Revolutionary medical device 'sucks the cough out of you'

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Thursday, November 3, 2016
Revolutionary medical device 'sucks the cough out of you'
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A new machine in use at Texas Children's Hospital stimulates lung function and boosts the immune system by forcing spinal muscular atrophy patients to cough.

HOUSTON (KTRK) -- Crystal Somers got news that no parent ever wants to get: that her son's medical diagnosis could change their life forever.

"We're told he's not going to see his second birthday," she recalls. "At six months old, he was diagnosed with SMA."

"Spinal Muscular Atrophy is a condition where the nerves that go to the muscles degenerate, so it leaves a patient extremely weak," explains pediatric pulmonologist Dr. Harold Farber.

It affects the ability to walk, with limited hand movement and breathing issues. In years past, those diagnosed with SMA wouldn't live long - but that's changed.

SEE ALSO: Texas Children's welcomes first full-time therapy dog

"All of those pieces of equipment have saved his life more times than I can count," Crystal told us.

Cooper is now six years old and doing well, thanks to assisted breathing devices that have helped him along the way, including the cough assist machine.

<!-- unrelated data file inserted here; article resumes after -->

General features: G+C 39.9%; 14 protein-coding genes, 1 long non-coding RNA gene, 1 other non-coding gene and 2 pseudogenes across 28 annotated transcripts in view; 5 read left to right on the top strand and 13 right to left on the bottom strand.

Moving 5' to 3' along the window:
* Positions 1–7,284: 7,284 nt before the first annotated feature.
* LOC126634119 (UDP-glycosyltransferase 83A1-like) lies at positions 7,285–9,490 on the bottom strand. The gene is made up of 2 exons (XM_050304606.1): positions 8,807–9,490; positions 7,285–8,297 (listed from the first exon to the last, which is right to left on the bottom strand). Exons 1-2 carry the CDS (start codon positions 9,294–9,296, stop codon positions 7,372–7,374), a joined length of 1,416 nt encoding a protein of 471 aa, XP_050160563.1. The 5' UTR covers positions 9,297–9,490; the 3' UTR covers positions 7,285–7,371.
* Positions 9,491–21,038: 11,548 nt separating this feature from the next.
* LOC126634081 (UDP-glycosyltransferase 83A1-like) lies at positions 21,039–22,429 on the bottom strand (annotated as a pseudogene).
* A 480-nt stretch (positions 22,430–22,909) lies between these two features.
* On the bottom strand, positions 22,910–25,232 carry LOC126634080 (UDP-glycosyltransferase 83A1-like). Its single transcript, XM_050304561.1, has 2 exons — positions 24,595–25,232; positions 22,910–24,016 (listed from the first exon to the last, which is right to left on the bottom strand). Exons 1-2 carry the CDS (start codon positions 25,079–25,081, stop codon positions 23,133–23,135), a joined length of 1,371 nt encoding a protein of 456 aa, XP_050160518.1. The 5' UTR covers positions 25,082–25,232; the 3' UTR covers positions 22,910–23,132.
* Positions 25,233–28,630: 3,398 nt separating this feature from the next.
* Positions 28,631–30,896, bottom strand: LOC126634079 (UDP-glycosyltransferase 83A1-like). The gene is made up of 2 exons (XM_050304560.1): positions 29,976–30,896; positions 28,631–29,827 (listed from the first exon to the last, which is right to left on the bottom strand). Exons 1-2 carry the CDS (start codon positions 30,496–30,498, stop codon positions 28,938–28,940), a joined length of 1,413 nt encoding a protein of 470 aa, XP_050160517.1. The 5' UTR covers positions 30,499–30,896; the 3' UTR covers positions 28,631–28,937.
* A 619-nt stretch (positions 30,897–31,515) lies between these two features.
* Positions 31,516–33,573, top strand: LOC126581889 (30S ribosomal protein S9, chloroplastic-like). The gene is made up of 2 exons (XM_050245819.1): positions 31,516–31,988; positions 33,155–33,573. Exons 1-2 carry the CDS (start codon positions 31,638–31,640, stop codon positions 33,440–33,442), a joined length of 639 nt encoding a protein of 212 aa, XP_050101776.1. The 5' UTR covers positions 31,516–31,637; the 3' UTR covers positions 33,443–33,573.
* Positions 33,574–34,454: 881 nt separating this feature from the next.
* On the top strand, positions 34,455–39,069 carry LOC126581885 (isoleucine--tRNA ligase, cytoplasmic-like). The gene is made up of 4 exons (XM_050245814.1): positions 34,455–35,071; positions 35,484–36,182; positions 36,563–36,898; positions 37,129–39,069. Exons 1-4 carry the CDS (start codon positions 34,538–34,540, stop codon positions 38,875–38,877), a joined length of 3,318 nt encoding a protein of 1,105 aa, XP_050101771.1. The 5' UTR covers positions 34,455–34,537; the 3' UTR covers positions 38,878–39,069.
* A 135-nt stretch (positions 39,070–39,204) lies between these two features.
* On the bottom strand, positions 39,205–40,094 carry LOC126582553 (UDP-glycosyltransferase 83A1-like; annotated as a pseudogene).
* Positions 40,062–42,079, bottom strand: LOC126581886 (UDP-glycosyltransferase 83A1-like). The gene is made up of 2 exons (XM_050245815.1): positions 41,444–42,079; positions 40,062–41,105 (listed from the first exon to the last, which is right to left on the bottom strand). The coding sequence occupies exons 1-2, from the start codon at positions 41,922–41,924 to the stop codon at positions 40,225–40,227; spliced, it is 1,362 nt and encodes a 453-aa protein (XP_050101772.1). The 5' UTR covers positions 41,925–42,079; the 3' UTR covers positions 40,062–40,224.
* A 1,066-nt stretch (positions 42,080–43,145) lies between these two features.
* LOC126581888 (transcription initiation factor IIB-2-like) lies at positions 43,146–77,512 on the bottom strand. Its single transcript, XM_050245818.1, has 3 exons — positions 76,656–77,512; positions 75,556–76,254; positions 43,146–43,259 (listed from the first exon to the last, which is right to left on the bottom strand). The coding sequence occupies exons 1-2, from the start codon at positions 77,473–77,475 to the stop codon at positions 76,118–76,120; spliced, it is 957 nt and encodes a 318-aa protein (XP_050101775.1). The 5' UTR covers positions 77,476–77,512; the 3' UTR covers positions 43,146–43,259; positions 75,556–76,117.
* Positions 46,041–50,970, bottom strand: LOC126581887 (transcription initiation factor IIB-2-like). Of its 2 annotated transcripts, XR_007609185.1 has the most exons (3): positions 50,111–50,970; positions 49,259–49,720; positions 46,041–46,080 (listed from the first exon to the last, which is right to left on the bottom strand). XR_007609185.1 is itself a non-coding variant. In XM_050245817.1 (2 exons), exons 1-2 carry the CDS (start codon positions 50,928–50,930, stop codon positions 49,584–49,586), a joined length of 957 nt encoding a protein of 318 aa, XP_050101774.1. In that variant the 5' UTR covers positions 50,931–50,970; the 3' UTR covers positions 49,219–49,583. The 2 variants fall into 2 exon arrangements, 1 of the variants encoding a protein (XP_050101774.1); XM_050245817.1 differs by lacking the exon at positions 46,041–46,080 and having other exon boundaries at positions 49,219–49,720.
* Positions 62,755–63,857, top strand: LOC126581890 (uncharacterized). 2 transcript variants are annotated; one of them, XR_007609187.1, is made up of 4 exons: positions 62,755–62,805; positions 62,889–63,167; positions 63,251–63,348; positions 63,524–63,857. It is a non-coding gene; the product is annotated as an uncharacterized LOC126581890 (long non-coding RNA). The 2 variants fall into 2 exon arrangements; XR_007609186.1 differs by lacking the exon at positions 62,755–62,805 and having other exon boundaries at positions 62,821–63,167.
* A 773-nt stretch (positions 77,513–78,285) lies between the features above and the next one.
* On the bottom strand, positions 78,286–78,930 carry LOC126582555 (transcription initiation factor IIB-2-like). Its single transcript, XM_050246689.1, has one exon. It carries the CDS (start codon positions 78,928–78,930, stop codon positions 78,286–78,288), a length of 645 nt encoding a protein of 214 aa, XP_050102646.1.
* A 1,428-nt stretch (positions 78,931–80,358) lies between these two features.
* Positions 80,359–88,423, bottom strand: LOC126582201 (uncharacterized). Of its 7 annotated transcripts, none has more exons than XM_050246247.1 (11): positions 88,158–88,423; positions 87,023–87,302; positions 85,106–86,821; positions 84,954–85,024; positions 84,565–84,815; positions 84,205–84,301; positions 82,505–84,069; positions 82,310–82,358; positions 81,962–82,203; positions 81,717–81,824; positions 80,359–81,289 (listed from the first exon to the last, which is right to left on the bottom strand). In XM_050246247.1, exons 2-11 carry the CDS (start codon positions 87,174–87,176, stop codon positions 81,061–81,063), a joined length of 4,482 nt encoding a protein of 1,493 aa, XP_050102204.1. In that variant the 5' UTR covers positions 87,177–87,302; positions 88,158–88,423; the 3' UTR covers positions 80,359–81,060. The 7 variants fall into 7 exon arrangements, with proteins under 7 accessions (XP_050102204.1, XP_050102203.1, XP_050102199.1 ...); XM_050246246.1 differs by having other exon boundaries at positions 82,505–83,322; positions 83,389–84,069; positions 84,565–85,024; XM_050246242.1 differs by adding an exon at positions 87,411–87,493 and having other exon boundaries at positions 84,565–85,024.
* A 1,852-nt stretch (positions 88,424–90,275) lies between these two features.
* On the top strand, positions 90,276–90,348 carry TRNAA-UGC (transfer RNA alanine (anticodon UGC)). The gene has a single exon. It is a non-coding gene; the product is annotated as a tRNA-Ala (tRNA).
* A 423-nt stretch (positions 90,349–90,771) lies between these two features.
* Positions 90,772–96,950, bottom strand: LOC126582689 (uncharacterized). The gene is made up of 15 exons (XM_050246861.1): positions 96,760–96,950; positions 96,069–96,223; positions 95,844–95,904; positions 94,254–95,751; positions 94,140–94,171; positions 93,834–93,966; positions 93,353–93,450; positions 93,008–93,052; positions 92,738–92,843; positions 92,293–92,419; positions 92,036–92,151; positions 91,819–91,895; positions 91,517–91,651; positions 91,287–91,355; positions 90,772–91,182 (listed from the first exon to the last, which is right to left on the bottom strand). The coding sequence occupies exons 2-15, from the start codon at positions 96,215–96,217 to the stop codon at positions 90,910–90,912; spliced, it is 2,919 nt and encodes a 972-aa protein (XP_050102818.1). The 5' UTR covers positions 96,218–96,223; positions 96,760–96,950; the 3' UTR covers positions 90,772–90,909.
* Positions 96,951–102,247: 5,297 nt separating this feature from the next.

"What this basically does is suck the cough out of you," Dr. Farber said. "It puts a big breath into the lungs, fully inflates the lungs, and then sucks the air out of the lungs -- because if you can't cough, you have much higher risks of pneumonia."

These assisted breathing devices have allowed Cooper to just be a kid and make friends with others his age.

"He's in first grade. He's doing awesome now. He's playing baseball for a special needs team. I just try to keep him active and not in a bubble," Crystal said.

Active indeed -- and mobile, thanks to his specialized wheelchair.

"It allows him independence, he can get around. He goes to school and drives himself around school," according to Crystal.

Crystal says she's quite hopeful about her son's future, despite the odds being stacked against him.

"There's so many things in the clinical trial that are coming down the pipeline that are working and for treatment. He's going to be around a while and I would hope that other parents have the same thing," Crystal said.